Join David Powers for an in-depth discussion in this video Using the exercise files, part of PHP: Uploading Files Securely.
If you're a subscriber to lynda.com, you'll have access to the exercise files that accompany this course. I've got them here in a folder on my desktop. The files are organized by chapter, and inside the folder for each chapter is a separate folder for each video. Because this is a PHP course, you'll need to copy the files into your server root. Throughout the course, I'll be using a folder called Uploads that I've created in my local testing environment, but feel free to work wherever is most convenient to you.
From chapter two, let's just switch to the files for chapter two, you'll be working almost exclusively with two files. Form.php contains an HTML form for uploading files. And then in the SRC folder, there's another folder called foundation.php, and in there is uploadFile.php, this contains a class definition. The code in each video builds on the previous one, so in most cases you'll find two versions of each file.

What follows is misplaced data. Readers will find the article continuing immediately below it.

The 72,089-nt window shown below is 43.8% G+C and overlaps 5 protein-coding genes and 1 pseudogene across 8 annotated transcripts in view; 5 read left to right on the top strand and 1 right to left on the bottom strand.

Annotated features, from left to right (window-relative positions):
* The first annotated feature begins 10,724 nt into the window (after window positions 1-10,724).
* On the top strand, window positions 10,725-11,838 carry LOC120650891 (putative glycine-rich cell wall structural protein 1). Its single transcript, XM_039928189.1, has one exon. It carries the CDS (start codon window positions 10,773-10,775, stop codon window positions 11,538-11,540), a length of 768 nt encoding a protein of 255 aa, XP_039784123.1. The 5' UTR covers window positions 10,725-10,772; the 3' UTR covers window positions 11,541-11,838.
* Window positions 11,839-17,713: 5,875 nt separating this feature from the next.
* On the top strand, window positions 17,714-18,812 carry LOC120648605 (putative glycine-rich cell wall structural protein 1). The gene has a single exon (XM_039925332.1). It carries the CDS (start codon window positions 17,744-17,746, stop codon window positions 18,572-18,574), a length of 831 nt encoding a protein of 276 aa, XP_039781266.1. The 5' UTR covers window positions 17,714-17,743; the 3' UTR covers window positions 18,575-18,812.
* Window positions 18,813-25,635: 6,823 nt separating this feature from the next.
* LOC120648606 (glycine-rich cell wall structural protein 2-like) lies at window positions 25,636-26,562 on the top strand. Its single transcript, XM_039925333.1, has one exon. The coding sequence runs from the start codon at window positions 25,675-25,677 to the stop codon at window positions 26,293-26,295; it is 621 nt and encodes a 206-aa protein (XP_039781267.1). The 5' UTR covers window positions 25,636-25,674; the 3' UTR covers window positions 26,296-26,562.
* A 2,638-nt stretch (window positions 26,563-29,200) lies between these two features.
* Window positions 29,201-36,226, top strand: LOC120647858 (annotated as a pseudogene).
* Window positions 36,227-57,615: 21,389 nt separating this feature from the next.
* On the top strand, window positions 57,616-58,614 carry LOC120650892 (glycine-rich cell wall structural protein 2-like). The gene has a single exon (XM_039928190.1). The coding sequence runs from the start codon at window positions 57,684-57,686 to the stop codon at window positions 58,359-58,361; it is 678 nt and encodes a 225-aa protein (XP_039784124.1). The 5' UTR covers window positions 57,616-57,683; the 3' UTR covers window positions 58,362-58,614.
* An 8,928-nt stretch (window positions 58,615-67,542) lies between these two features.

One with the code at the beginning of the video and the other with the code the way that it looks at the end. Some videos also have extra files, either to demonstrate a point or text files containing code ready to be pasted into the class definition I've also created a folder called For Upload on my desktop. This contains a selection of files used for testing the upload script. This folder is not included in the exercise files. I simply created it to make it easy to find a range of different types of files and file name conventions while recording the course.
You can use any files that you've got on your own computer. So that's how the exercise file are organized, let's get on with uploading files with PHP.
At the end of this course, you'll have a robust, flexible class that can be incorporated into many projects (including web forms) with just a few lines of code.
- How PHP handles file uploads
- Setting the maximum file size
- Moving the file to its destination
- Creating and using a namespaced class
- Displaying error messages
- Restricting unacceptable MIME types and file extensions
- Using the class
- Reporting errors
- Altering the user